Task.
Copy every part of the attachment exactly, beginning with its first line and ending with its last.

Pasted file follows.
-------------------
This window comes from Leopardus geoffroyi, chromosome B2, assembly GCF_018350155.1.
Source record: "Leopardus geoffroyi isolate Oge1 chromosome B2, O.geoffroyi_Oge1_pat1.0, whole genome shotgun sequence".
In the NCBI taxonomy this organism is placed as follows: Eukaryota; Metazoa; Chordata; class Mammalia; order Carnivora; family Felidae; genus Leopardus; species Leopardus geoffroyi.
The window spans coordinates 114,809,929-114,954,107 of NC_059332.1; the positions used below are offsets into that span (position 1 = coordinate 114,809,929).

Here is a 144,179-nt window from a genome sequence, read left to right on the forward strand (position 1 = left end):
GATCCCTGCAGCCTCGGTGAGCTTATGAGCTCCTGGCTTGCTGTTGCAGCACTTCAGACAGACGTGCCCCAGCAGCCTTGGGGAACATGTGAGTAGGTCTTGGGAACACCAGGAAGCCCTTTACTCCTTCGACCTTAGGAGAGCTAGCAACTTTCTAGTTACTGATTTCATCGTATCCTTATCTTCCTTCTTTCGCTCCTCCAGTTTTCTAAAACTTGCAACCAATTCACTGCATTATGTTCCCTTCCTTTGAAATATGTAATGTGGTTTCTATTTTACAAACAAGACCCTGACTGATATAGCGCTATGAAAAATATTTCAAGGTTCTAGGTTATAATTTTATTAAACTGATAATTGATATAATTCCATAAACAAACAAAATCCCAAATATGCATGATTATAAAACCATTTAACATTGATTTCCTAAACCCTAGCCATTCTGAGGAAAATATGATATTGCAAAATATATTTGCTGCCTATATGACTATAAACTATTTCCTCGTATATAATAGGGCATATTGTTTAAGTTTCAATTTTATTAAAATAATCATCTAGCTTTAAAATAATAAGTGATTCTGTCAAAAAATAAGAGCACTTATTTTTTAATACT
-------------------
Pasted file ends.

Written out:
This window comes from Leopardus geoffroyi, chromosome B2, assembly GCF_018350155.1.
Source record: "Leopardus geoffroyi isolate Oge1 chromosome B2, O.geoffroyi_Oge1_pat1.0, whole genome shotgun sequence".
In the NCBI taxonomy this organism is placed as follows: Eukaryota; Metazoa; Chordata; class Mammalia; order Carnivora; family Felidae; genus Leopardus; species Leopardus geoffroyi.
The window spans coordinates 114,809,929-114,954,107 of NC_059332.1; the positions used below are offsets into that span (position 1 = coordinate 114,809,929).

Here is a 144,179-nt window from a genome sequence, read left to right on the forward strand (position 1 = left end):
GATCCCTGCAGCCTCGGTGAGCTTATGAGCTCCTGGCTTGCTGTTGCAGCACTTCAGACAGACGTGCCCCAGCAGCCTTGGGGAACATGTGAGTAGGTCTTGGGAACACCAGGAAGCCCTTTACTCCTTCGACCTTAGGAGAGCTAGCAACTTTCTAGTTACTGATTTCATCGTATCCTTATCTTCCTTCTTTCGCTCCTCCAGTTTTCTAAAACTTGCAACCAATTCACTGCATTATGTTCCCTTCCTTTGAAATATGTAATGTGGTTTCTATTTTACAAACAAGACCCTGACTGATATAGCGCTATGAAAAATATTTCAAGGTTCTAGGTTATAATTTTATTAAACTGATAATTGATATAATTCCATAAACAAACAAAATCCCAAATATGCATGATTATAAAACCATTTAACATTGATTTCCTAAACCCTAGCCATTCTGAGGAAAATATGATATTGCAAAATATATTTGCTGCCTATATGACTATAAACTATTTCCTCGTATATAATAGGGCATATTGTTTAAGTTTCAATTTTATTAAAATAATCATCTAGCTTTAAAATAATAAGTGATTCTGTCAAAAAATAAGAGCACTTATTTTTTAATACT